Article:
• Paula G V aka Yukimi

    @AzuraRoseI get where you are coming from and some of those people you mention should be ashamed of being so close-minded but I don't really think that the fact that there are some extremist in one group, no matter how vocal, is a good reason to decide if you are or not in favor of female equality or if you are or not a feminist. Especially if it's your main reason.I don't share the same views of all atheist around (there are some who call people stupid to their faces and I think that's a rude thing to do if unprovoked) but I'm not going to sop being an atheist or identifying as one for that. I will simply not follow their example.Also, there is a constellation of position inside Feminism like any other movement as Antigone 10 have said in her post. My personal position is that I don't have anything against porn although but enjoy more reading porn than watching it (save exceptions). I believe men are discrimated against too but women are worse off and we need to work so that no discrimation occurs. I am pro social care, pro birth control and pro abortion (although I sure hope not to have to have one myself because it's not precisely nice ut the damage of having a kid in a bad situation is way worse). It's true that some women do awful things like lying about rape and abuse but Antigone10's statistics and reasoning are also true so I'm pretty glad I'm not the one to have to decide which claims are true in a court. I had never ever heard of anyone who thought heterosexual sex was rape… so I'm still too shocked to form a coherent answer to such stupidity. I support LGTB rights and I feel attracted to girls as well as boys although I'm a comitted relationship with my boyfriend of 9 years. I'm a tomboy who doens't believe in gender roles and who would never wear skirts or anything pink as a child. I hate when people generalise about any topic or assume I'm weak because I'm a woman (although I'm less strong than the average adult man, I'm stronger than my boyfriend and my best male friend and I've done a bit of rugby, martial arts and boxing). So I'm a feminist but I wouldn't want to be thrown in with the bunch you've mentioned. I'm me and I like to think I'm unique in a sense (and I must also be pretty narcicistic to write a whole comment about me… *bangs head against wall*) but I hope these posts we are writing help you see there are many types of feminists out there wether or not you feel identified or not by that tag.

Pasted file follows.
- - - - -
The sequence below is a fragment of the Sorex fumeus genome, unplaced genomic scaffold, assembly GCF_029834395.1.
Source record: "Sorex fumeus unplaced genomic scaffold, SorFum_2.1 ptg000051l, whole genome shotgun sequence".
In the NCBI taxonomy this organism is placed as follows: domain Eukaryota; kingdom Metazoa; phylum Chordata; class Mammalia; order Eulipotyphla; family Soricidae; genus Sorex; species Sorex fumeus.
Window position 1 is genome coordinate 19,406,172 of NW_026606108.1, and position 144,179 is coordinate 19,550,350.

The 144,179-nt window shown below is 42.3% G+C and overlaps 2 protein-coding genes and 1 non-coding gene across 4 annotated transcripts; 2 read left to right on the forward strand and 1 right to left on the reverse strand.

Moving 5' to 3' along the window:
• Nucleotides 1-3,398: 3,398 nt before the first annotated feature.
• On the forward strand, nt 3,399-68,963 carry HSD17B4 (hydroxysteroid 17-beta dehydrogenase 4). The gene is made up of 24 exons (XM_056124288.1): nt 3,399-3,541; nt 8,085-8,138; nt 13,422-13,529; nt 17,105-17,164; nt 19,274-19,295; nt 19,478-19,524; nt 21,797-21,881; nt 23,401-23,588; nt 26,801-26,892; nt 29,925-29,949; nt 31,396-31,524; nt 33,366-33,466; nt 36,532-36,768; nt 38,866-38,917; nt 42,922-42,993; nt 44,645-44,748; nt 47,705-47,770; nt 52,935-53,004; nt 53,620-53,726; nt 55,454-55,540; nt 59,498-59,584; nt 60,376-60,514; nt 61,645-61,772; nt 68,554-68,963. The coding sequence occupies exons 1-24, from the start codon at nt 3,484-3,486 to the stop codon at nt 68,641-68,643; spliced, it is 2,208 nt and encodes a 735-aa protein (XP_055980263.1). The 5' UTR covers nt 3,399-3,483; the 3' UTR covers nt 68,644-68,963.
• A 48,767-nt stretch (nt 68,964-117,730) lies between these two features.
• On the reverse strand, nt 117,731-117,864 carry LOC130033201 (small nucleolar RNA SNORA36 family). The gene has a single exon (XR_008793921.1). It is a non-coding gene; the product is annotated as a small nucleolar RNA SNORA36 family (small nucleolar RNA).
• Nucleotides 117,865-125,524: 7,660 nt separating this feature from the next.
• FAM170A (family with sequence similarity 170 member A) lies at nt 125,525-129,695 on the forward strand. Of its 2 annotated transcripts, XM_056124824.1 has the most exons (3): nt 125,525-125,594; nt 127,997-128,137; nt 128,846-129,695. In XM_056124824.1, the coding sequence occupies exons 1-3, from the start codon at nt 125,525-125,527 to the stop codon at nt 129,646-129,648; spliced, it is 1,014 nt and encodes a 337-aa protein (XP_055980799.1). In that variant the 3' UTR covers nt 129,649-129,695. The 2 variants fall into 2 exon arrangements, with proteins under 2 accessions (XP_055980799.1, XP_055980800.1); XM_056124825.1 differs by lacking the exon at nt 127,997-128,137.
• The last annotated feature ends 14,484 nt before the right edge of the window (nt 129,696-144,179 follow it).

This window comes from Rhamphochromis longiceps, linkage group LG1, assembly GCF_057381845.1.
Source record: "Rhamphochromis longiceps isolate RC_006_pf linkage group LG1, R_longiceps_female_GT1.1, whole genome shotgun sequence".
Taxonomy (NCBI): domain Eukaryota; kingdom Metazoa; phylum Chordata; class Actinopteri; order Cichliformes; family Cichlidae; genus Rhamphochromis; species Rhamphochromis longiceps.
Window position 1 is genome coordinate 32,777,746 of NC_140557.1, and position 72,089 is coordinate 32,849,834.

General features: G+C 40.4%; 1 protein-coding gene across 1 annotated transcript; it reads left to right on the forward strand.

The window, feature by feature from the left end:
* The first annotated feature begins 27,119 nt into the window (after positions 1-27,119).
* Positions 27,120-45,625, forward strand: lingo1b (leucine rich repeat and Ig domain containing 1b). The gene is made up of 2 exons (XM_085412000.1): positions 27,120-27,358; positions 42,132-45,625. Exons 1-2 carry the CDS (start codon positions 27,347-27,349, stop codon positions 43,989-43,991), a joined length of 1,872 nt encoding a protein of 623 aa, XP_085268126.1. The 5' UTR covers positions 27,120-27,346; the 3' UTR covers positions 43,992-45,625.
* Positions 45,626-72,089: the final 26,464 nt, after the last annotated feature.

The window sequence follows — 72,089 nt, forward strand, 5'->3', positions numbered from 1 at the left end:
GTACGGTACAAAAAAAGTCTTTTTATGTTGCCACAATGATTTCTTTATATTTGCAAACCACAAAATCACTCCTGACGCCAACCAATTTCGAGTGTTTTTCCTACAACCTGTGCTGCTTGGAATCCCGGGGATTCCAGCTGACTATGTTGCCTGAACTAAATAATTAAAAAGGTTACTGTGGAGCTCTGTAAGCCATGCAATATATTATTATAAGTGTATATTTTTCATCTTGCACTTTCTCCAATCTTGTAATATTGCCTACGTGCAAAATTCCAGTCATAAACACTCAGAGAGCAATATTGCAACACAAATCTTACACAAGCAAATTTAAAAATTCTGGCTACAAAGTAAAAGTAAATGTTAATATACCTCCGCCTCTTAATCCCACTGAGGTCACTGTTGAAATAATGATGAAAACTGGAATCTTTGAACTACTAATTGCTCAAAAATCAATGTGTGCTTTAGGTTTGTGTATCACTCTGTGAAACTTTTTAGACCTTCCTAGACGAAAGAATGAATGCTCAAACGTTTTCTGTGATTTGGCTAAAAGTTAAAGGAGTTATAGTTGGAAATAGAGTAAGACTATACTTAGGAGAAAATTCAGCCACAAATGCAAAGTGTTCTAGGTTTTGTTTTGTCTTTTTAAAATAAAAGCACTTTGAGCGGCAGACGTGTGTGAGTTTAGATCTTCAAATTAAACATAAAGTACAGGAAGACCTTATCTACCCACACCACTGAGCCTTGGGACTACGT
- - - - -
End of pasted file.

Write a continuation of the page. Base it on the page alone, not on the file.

• Paula G V aka Yukimi

    I just read this article about a town that drove away a 14 yo girl when she reported her rape even after the offender confessed exactly what she had told the police: http://www.thelocal.se/25750/20100326/Someone posted a link in the Friendly Atheist.

  • Anonymous

    I enjoyed your piece, but I think feminism today encompasses a broader agenda in that it focuses also on social justice in general, especially for people of color.

  • http://bunnystuff.wordpress.com/ Jaimie

    The discussion of abortion is a great way to negate a belief system. Have you noticed they just throw that one in hopes that the wayward ones will abandon their progressive belief systems in their fervor in telling us just what side we are on. Oh your a feminist? You must love abortion!It is a con job and yet works for many women who want to escape the clutches of misogyny. By the way, I think women are much better than men and every moral, criminal, and U.N. statistic would agree with that.

  • http://fromtwotoone.blogspot.com from two to one

    Hi Anonymous, I'm also a Christian feminist and agree with your analysis. Unfortunately, I have felt for the past few years that I am part of a very small camp as a Christian feminist. Let me know if you'd be interested in chatting!

  • http://fromtwotoone.blogspot.com from two to one